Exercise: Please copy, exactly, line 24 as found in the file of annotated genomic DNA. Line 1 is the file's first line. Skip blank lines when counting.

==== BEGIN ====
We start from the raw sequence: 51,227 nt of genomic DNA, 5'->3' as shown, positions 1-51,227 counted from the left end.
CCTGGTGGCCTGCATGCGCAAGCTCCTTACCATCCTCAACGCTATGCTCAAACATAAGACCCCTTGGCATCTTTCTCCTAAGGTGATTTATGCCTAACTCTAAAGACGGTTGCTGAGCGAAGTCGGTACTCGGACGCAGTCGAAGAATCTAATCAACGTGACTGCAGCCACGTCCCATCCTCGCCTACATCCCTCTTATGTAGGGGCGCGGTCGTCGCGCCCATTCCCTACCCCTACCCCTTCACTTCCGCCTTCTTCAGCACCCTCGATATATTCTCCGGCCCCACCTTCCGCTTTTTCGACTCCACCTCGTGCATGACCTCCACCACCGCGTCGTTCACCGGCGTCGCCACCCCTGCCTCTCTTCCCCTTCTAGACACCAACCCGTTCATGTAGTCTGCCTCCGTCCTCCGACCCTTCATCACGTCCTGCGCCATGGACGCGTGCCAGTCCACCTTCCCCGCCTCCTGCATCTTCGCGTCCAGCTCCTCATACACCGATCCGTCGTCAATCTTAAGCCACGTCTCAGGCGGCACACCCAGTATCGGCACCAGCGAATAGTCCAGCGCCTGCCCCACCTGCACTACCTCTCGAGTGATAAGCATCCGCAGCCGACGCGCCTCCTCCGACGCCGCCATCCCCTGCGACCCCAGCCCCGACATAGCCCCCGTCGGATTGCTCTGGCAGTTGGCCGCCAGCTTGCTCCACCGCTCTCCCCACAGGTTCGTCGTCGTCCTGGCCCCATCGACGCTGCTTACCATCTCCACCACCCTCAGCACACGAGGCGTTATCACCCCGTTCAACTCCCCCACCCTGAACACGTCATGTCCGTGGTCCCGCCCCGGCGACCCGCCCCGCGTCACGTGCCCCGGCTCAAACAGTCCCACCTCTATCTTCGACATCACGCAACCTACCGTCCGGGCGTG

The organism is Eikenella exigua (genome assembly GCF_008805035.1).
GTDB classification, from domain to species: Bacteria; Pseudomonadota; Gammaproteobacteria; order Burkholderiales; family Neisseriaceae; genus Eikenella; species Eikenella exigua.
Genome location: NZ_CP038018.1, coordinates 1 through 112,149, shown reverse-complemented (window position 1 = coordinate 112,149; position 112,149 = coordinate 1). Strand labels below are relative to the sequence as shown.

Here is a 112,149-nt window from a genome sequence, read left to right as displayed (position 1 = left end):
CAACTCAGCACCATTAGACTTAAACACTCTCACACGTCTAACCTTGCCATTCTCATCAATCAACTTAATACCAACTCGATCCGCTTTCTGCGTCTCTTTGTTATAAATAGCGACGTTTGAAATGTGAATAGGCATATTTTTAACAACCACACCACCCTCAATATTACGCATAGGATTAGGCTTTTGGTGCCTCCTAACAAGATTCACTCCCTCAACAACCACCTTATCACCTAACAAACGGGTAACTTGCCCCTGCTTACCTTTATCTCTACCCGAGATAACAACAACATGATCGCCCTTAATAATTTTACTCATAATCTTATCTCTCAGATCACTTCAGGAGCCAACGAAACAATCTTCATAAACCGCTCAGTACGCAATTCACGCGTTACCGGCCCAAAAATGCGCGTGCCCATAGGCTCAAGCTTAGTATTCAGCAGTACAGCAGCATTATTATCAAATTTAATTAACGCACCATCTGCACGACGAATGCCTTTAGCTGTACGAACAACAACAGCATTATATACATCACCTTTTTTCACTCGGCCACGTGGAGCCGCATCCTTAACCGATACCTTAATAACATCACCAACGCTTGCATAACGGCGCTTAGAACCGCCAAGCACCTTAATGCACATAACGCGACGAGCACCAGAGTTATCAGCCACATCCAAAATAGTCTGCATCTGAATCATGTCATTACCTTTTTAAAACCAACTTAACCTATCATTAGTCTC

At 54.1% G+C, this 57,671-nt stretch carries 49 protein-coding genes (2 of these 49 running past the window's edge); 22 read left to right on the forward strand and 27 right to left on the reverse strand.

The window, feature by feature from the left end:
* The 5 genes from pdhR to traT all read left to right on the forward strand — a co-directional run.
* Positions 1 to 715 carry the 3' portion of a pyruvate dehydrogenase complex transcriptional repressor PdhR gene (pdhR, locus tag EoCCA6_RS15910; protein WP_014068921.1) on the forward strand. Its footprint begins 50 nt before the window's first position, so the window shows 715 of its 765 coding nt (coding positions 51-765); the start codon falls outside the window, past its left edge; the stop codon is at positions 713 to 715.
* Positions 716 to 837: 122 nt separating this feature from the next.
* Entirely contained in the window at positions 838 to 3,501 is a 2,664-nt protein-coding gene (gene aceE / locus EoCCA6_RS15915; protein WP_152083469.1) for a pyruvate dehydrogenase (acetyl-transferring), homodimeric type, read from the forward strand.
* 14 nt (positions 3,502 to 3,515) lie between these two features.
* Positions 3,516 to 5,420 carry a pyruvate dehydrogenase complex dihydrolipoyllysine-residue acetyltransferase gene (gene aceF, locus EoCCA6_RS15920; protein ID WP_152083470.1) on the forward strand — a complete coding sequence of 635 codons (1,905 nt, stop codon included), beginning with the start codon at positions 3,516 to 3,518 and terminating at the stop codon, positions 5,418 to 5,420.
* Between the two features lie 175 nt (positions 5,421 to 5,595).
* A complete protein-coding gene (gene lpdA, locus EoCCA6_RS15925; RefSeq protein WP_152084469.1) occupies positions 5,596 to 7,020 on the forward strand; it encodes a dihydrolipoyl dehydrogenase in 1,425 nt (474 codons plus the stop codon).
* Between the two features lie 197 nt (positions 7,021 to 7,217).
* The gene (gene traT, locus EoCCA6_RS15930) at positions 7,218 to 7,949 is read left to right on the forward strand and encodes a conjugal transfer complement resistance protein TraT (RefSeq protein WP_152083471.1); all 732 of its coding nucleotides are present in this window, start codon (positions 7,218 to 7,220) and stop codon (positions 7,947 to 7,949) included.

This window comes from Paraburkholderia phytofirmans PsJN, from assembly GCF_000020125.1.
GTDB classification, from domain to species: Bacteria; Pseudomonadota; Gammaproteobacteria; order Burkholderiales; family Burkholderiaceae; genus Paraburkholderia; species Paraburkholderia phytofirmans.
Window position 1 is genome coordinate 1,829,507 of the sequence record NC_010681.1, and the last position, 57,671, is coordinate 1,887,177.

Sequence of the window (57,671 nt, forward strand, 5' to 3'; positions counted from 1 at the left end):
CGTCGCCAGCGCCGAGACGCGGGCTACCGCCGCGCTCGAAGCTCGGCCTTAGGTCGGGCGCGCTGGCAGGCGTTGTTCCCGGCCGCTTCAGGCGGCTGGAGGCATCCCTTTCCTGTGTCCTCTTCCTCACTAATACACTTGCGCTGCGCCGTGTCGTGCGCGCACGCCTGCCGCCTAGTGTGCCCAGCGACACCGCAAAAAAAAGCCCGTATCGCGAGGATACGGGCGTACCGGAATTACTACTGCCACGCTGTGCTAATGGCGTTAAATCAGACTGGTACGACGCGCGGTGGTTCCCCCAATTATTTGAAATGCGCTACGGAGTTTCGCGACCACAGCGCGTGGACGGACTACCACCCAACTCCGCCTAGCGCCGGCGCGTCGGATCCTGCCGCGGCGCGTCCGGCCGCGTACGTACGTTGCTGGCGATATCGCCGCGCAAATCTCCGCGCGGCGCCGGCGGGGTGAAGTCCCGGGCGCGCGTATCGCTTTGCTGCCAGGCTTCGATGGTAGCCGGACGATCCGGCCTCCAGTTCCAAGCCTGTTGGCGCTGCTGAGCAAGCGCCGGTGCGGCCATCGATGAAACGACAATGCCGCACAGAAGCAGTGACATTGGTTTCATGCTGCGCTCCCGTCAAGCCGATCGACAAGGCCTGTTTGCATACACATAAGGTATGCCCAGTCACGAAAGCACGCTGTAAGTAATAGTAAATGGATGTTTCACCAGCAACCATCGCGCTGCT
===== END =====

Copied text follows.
CGTCGCCAGCGCCGAGACGCGGGCTACCGCCGCGCTCGAAGCTCGGCCTTAGGTCGGGCGCGCTGGCAGGCGTTGTTCCCGGCCGCTTCAGGCGGCTGGAGGCATCCCTTTCCTGTGTCCTCTTCCTCACTAATACACTTGCGCTGCGCCGTGTCGTGCGCGCACGCCTGCCGCCTAGTGTGCCCAGCGACACCGCAAAAAAAAGCCCGTATCGCGAGGATACGGGCGTACCGGAATTACTACTGCCACGCTGTGCTAATGGCGTTAAATCAGACTGGTACGACGCGCGGTGGTTCCCCCAATTATTTGAAATGCGCTACGGAGTTTCGCGACCACAGCGCGTGGACGGACTACCACCCAACTCCGCCTAGCGCCGGCGCGTCGGATCCTGCCGCGGCGCGTCCGGCCGCGTACGTACGTTGCTGGCGATATCGCCGCGCAAATCTCCGCGCGGCGCCGGCGGGGTGAAGTCCCGGGCGCGCGTATCGCTTTGCTGCCAGGCTTCGATGGTAGCCGGACGATCCGGCCTCCAGTTCCAAGCCTGTTGGCGCTGCTGAGCAAGCGCCGGTGCGGCCATCGATGAAACGACAATGCCGCACAGAAGCAGTGACATTGGTTTCATGCTGCGCTCCCGTCAAGCCGATCGACAAGGCCTGTTTGCATACACATAAGGTATGCCCAGTCACGAAAGCACGCTGTAAGTAATAGTAAATGGATGTTTCACCAGCAACCATCGCGCTGCT